An ultrasound bill filed in the Iowa House would help those seeking a decision make a better informed choice pro-life advocates state. Ultrasounds have also been an effective tool in helping mothers choose life for their unborn children.
The bill, HF 58, is sponsored by State Representative Walt Rogers (R-Cedar Falls). It’s purpose is to require a physician to certify a woman’s medical record prior to having an abortion to ensure a woman has had ultrasound imaging taken of the unborn child, and was given the opportunity to view the ultrasound, hear a description of the ultrasound and hear the heartbeat of the child.
“I had the opportunity to sit in on the ultrasound of my eighth grandchild. It was amazing! I asked the technician if anyone who was seeking an abortion and had seen an ultrasound had changed their mind,” Rogers told Caffeinated Thoughts in an email. “She said most definitely, at least half of the people who come in the clinic wanting an abortion who see an ultrasound change their mind and decide to have the baby. This legislation does not infringe on anyone’s rights, is giving more information to the patients, and will save lives.”
Brenda Knollenberg the director of Agape Pregnancy Center in Des Moines said that ultrasounds provide great information for parents-to-be. “Ultrasounds provide valuable information for someone making a pregnancy decision. For instance – is there is fetal cardiac activity when there should be? Is this is an intrauterine pregnancy? What is the gestational age? All of these factors can be important for a young woman in determining what her decision might be,” Knollenberg told Caffeinated Thoughts.
The bill filed last week has been referred to the House Human Resources Committee. It has been co-sponsored by State Representatives Dawn Pettengill (R-Mount Auburn), Joel Fry (R-Osceola), John Wills (R-Spirit Lake), Norlin Mommsen (R-DeWitt), Ralph Watts (R-Adel), Dean Fisher (R-Garwin), Matt Windschitl (R-Missouri Valley), Tedd Gassman (R-Scarville), Sandy Salmon (R-Denver), Terry Baxter (R-Garner), Stan Gustafson (R-Cumming), Chris Hagenow (R-Windsor Heights), and Steve Holt (R-Denison).
Twenty-five states have some form of ultrasound law enacted. Ten states (Alabama, Arizona, Florida, Indiana, Kansas, Ohio, Oklahoma, Mississippi, North Carolina and Virginia) have enacted an ultrasound law that similar to HF 58.
Rachel Owen, executive director of Informed Choices of Iowa, said that an ultrasound is an invaluable tool for her ministry. Informed Choices which operates clinics in Ames, Iowa City and Ft. Dodge also operates a mobile clinic which Owen says will be positioned near college campuses and abortion clinics. All of their clinics offer free ultrasounds.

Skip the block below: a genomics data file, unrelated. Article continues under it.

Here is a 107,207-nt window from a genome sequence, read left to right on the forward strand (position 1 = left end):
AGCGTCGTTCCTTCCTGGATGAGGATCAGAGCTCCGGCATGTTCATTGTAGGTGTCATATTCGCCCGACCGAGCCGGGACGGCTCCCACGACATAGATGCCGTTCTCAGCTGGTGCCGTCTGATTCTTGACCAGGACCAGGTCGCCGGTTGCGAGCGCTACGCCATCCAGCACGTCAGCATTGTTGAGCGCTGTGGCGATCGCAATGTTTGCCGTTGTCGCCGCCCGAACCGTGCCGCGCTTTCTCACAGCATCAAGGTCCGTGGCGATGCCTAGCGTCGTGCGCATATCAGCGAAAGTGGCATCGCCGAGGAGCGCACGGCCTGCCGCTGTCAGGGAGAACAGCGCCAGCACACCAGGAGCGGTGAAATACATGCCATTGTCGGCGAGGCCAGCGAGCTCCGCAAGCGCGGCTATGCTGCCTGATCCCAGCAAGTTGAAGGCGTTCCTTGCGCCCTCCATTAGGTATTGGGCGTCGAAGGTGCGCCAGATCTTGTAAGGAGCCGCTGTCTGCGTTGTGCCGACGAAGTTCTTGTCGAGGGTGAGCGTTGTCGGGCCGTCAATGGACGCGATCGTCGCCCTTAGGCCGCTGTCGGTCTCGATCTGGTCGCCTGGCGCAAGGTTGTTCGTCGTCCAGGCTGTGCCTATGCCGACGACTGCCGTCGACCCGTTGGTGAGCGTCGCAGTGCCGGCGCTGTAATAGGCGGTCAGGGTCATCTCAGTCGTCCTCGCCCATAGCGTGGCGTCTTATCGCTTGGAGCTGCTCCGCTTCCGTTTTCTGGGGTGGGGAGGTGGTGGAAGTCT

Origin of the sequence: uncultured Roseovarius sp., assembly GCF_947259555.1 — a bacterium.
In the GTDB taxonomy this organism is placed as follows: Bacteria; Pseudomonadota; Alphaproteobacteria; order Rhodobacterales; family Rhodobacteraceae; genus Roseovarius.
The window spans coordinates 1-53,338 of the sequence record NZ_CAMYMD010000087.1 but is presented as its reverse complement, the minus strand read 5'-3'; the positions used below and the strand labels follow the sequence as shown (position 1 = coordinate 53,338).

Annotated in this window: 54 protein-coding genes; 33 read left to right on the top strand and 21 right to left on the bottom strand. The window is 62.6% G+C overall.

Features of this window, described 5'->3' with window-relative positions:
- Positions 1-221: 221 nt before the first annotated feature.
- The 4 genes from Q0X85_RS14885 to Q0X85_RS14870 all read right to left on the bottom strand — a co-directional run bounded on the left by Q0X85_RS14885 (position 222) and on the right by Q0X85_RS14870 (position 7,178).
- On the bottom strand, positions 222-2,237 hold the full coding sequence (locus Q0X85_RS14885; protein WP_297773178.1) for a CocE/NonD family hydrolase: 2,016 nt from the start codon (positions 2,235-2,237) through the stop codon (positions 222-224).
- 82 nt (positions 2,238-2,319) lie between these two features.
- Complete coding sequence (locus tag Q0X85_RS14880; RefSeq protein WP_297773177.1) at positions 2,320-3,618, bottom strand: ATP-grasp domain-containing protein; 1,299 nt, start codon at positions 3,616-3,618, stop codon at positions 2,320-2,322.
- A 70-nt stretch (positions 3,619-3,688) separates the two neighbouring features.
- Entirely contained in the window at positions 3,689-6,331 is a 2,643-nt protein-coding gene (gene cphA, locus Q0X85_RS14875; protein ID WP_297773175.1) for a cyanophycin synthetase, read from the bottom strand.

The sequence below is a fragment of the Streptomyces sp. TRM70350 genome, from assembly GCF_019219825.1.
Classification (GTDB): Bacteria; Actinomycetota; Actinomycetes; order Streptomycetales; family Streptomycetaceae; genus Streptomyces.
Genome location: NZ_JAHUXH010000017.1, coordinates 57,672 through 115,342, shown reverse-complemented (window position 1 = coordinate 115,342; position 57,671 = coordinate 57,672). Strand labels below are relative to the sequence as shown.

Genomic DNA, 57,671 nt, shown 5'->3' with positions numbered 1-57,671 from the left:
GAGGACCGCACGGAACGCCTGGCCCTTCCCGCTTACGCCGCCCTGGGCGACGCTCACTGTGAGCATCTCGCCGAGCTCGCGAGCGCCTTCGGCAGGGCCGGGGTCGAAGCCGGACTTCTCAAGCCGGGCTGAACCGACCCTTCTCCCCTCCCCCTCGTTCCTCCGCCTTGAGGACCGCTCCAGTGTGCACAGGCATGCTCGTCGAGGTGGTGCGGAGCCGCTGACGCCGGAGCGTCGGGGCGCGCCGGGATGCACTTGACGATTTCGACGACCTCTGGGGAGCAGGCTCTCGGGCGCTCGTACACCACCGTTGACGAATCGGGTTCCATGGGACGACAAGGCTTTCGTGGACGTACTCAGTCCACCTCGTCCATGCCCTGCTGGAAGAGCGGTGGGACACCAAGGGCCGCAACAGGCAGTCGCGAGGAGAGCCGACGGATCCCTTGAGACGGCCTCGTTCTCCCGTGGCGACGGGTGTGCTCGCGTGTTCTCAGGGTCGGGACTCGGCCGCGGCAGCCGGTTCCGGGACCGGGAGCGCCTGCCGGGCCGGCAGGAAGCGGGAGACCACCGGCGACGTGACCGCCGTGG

“Our counseling alone is pretty effective with women. Right now 60 percent of abortion-minded women who walk into our clinics choose life after talking with our counselors,” Owen told Caffeinated Thoughts. “When offered the opportunity to see an ultrasound that percentage goes up to 91 percent.”
Owen noted it makes an even greater impact on abortion-minded fathers. “If a man is pressuring his girlfriend to abort when he sees the ultrasound it is 99 percent effective because men typically are visual,” Owen shared.
Informed Choices then provides support for those mothers and fathers who choose life. Owen did express concern about whether or not there will be guidelines for how an ultrasound is described. “I’ve heard all sorts of horror stories coming out of abortion clinics with how they describe ultrasounds when they are done,” Owen added. Owen also expressed concerns about whether the cost will be prohibitive for women. Crisis pregnancy centers who provide ultrasounds usually do so for free. That may not be the case elsewhere.
American Civil Liberties Union of Iowa, Planned Parenthood of the Heartland, Family Planning Council of Iowa, the Iowa Annual Conference of the United Methodist Church, Iowa Coalition Against Sexual Violence, and League of Women Voters of Iowa have registered against the bill. Iowa Right to Life, Iowa Catholic Conference and Iowa Faith & Freedom Coalition have registered their support for the bill.
There are several pieces of pro-life legislation offered in the Iowa Senate as well.
SF 11 sponsored by State Senator David Johnson (R-Ocheyedan) addresses telemed abortions that are in legal limbo before the Iowa Supreme Court. The bill would require any medical abortions to be done by a license physician after the physician has seen the women in person. Planned Parenthood of the Heartland started remote clinics where women were given drugs by a doctor via webcam that would cause a miscarriage. The Iowa Board of Medicine banned the practice in 2013, but courts have placed a stay on that decision.
Johnson also filed SF 12 which would require a 72-hour waiting period before an abortion could be given. It also requires physicians who will induce the abortion or another qualified professional to give “medically accurate information” about a woman’s abortion decision including the risks involved and alternatives available.
State Senator Bill Anderson (R-Pierson) filed SF 44 that would ban gender-selective abortions and give penalties to those who coerce mothers to seek abortion due to the gender of the child.
State Senator Brad Zaun (R-Urbandale) filed SF 55 would prohibit taxpayer funds to be used to pay for abortion coverage in the state’s health care insurance exchange. Zaun also filed SF 91 which would ban abortions after 20 weeks. That will was co-sponsored by State Senators Amy Sinclair (R-Allerton), Jack Whitver (R-Ankeny), Jake Chapman (R-Adel) and Mark Chelgren (R-Ottumwa).
Yesterday Democrats in the Iowa Senate Rules Committee made it unlikely any pro-life legislation would be debated on the Senate floor. A proposed amendment to the Senate rules to allow bills that are supported by a constitutional majority to be brought out of committee was rejected on a party-line vote.